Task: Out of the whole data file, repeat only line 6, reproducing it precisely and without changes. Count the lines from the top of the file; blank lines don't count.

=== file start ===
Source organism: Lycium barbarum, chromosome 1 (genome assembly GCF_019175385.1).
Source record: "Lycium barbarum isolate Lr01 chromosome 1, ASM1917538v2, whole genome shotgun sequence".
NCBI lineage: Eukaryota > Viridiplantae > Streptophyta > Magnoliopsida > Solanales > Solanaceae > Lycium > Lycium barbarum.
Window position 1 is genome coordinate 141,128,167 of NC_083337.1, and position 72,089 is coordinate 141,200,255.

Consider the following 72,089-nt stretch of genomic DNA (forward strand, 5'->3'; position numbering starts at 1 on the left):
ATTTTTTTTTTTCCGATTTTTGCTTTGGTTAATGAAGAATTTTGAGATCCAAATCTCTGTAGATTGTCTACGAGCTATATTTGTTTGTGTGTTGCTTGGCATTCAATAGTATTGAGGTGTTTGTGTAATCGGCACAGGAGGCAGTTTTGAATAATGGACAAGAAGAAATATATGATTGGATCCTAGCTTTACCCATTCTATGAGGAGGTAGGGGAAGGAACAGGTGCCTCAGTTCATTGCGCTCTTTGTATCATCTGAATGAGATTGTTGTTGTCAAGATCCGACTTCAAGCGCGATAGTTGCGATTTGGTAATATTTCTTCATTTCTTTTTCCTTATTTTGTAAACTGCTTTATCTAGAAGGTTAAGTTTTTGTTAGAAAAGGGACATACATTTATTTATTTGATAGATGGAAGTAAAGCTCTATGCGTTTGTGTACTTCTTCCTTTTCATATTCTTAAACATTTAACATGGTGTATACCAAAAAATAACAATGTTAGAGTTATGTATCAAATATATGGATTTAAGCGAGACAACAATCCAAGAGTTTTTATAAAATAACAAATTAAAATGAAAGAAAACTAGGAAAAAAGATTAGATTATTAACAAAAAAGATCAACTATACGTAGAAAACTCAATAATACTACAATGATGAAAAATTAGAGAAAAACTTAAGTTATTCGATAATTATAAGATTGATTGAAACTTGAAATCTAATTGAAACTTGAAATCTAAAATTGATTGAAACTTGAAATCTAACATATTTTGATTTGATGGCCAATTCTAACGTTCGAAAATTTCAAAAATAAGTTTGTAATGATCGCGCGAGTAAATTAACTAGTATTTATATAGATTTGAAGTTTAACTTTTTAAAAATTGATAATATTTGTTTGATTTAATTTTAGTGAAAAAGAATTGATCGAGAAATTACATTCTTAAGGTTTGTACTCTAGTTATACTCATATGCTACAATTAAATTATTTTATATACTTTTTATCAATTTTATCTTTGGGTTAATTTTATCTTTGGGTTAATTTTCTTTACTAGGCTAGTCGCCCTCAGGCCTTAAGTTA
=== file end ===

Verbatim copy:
ATTTTTTTTTTTCCGATTTTTGCTTTGGTTAATGAAGAATTTTGAGATCCAAATCTCTGTAGATTGTCTACGAGCTATATTTGTTTGTGTGTTGCTTGGCATTCAATAGTATTGAGGTGTTTGTGTAATCGGCACAGGAGGCAGTTTTGAATAATGGACAAGAAGAAATATATGATTGGATCCTAGCTTTACCCATTCTATGAGGAGGTAGGGGAAGGAACAGGTGCCTCAGTTCATTGCGCTCTTTGTATCATCTGAATGAGATTGTTGTTGTCAAGATCCGACTTCAAGCGCGATAGTTGCGATTTGGTAATATTTCTTCATTTCTTTTTCCTTATTTTGTAAACTGCTTTATCTAGAAGGTTAAGTTTTTGTTAGAAAAGGGACATACATTTATTTATTTGATAGATGGAAGTAAAGCTCTATGCGTTTGTGTACTTCTTCCTTTTCATATTCTTAAACATTTAACATGGTGTATACCAAAAAATAACAATGTTAGAGTTATGTATCAAATATATGGATTTAAGCGAGACAACAATCCAAGAGTTTTTATAAAATAACAAATTAAAATGAAAGAAAACTAGGAAAAAAGATTAGATTATTAACAAAAAAGATCAACTATACGTAGAAAACTCAATAATACTACAATGATGAAAAATTAGAGAAAAACTTAAGTTATTCGATAATTATAAGATTGATTGAAACTTGAAATCTAATTGAAACTTGAAATCTAAAATTGATTGAAACTTGAAATCTAACATATTTTGATTTGATGGCCAATTCTAACGTTCGAAAATTTCAAAAATAAGTTTGTAATGATCGCGCGAGTAAATTAACTAGTATTTATATAGATTTGAAGTTTAACTTTTTAAAAATTGATAATATTTGTTTGATTTAATTTTAGTGAAAAAGAATTGATCGAGAAATTACATTCTTAAGGTTTGTACTCTAGTTATACTCATATGCTACAATTAAATTATTTTATATACTTTTTATCAATTTTATCTTTGGGTTAATTTTATCTTTGGGTTAATTTTCTTTACTAGGCTAGTCGCCCTCAGGCCTTAAGTTA